Senior Victoria police will probe corruption claims against a Melbourne council, including the alleged planting of a slug in a suburban caterer’s kitchen.
- I Cook Foods was closed in 2019 after a series of health inspections
- The company accused food inspectors of planting a slug in the kitchen of the business
- A leaked briefing note from the initial police investigation found prosecution of the business was “malicious”
Chief Commissioner Shane Patton has been forced to intervene after a leaked police brief found corruption concerns and recommended further investigation by police.
But further investigation never occurred, triggering claims of a cover-up from the owners of the closed caterer I Cook Foods.
In the brief, seen by the ABC, Detective Sergeant Ash Penry said, “It became evident to me that a level of corruption, misuse of office and a malicious prosecution were involved in this matter.”
In 2019, I Cook Foods was closed by the City of Greater Dandenong and the Department of Health and Human Services (DHHS) after a series of inspections triggered by the death of a woman with listeria in a hospital the company catered.
It was later shown that the elderly woman did not die directly of listeriosis and that the level of listeria detected in food at the Dandenong South kitchen were within the food standards.
The company was charged with nearly 100 breaches of food safety laws, including the presence of a slug in the kitchen.
The company accused the council of planting the slug and before the case went to court, all charges were dropped.
Ever since, the business has been fighting to clear its name and reputation, but has had to shed 41 jobs and has lost millions of dollars.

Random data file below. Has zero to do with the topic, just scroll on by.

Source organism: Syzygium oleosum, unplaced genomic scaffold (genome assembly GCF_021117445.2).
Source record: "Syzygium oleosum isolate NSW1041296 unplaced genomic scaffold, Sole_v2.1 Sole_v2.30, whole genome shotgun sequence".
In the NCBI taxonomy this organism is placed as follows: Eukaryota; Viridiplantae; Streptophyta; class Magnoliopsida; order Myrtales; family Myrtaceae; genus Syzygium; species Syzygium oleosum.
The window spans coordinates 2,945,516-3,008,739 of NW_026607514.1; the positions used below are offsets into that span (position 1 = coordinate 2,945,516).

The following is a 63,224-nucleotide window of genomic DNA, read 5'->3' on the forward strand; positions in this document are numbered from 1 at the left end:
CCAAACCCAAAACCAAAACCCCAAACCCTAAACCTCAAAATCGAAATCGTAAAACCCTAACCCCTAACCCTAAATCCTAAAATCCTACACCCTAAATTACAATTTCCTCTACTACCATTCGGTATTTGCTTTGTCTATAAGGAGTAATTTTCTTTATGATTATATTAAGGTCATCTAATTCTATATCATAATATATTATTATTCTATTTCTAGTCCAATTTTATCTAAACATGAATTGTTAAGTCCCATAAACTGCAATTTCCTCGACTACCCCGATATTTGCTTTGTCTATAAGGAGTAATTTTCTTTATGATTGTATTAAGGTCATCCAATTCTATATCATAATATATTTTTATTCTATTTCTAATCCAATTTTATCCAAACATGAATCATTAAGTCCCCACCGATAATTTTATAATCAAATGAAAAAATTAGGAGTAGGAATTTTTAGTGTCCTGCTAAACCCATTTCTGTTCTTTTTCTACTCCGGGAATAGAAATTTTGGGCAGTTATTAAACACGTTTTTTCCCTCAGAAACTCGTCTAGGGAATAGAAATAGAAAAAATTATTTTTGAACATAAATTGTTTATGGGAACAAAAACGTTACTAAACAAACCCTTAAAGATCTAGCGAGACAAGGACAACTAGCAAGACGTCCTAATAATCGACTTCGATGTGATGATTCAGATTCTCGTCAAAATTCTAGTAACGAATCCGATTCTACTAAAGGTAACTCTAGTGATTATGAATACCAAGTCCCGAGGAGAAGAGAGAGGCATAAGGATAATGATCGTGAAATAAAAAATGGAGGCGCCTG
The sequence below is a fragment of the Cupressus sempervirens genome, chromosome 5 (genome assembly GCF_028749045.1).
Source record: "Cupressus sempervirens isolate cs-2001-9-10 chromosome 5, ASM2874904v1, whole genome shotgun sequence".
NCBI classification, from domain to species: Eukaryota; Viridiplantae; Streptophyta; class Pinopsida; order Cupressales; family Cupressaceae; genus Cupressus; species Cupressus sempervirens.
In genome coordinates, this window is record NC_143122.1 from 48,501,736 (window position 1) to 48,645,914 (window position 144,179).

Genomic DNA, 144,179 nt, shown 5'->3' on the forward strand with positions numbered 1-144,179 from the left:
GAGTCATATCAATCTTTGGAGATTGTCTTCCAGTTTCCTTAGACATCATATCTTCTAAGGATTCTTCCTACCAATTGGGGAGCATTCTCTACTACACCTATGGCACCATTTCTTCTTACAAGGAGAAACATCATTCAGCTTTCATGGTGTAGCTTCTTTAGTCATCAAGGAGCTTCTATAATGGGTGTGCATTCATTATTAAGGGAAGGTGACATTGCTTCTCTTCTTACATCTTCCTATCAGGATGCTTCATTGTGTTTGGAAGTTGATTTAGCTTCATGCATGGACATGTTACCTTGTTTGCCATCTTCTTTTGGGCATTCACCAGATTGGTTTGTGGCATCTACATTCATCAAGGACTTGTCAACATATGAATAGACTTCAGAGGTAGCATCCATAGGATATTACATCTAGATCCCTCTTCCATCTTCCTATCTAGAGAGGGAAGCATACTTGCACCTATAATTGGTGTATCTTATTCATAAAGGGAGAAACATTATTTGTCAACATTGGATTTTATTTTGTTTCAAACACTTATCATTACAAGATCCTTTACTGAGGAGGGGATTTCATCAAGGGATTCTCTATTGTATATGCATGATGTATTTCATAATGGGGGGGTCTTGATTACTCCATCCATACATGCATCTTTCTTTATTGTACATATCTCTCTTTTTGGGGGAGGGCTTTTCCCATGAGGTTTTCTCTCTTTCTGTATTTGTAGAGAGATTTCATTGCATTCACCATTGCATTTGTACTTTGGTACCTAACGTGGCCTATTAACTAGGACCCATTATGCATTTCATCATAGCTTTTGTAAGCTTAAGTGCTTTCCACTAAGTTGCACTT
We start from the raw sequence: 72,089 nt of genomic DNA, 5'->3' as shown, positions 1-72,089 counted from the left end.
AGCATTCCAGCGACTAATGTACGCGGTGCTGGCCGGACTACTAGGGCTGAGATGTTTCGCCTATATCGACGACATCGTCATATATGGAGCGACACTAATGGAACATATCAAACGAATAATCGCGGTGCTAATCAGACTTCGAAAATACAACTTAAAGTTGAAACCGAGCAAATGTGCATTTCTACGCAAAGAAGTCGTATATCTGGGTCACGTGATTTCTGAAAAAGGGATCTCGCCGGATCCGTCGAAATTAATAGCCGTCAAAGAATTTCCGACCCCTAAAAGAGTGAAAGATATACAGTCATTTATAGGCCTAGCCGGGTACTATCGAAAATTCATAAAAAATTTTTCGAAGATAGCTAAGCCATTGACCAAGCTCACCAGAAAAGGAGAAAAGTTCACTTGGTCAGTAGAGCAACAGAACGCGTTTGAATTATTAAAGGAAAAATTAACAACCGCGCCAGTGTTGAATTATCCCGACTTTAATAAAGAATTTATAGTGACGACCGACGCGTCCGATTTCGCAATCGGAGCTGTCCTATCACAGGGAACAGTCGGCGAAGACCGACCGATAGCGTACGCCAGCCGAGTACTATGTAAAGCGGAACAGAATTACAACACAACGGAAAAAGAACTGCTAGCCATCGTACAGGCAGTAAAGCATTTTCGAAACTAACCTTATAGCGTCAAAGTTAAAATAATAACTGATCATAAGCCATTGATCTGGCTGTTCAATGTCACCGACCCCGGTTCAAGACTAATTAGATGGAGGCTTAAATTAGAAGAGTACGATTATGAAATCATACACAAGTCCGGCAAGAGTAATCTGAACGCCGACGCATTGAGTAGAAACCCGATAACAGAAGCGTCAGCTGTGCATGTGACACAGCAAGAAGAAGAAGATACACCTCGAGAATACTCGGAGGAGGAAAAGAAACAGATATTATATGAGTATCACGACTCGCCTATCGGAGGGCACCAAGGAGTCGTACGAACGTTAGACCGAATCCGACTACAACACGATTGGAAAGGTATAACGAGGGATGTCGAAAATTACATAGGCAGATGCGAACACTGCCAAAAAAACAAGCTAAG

Victoria Police has confirmed it has received a letter of complaint from the owner of I Cook Foods, Ian Cook, about the police investigation into the closure of his business.
A Greater Dandenong Council spokesperson today said it remained “extremely confident” any investigation would clear it of any wrongdoing.
“We reiterate that Greater Dandenong City Council did not make the decision to close I Cook foods,” she said.
Initial police investigation found closure was unlawful
The letter of complaint was prompted by the leaking of Detective Sergeant Penry’s briefing note.
Detective Sergeant Penry’s initial investigation found the closure notices issued to the business were unlawful and led to the destruction of $700,000 worth of food.
The officer also alleges that laboratory results, that ultimately showed no evidence of listeria at I Cook Foods, were withheld until contracts held by the company became null and void.
Victoria Police says a senior officer has been appointed to review the case, which an assistant commissioner will have oversight of.
The letter of complaint has also been forwarded to Professional Standards Command to determine whether an internal investigation is required.
Chief Commissioner Shane Patton told Melbourne radio station 3AW that the letter raises significant allegations that merit investigation.
“What I’ve said is I want a detective superintendent out in that relevant area, someone who’s a trained investigator, to assess the totality of the investigation,” he said.
“We’re talking about someone’s livelihood someone’s business so I want to be absolutely clear that our investigation has been as thorough and as appropriate as it should be.”
“We had two former police officers I believe turn over something like 17 volumes of material for consideration, so we’ve assessed that apparently, but what have we actually done internally is what I’m asking.”
No timeline has been given for completion of the investigation.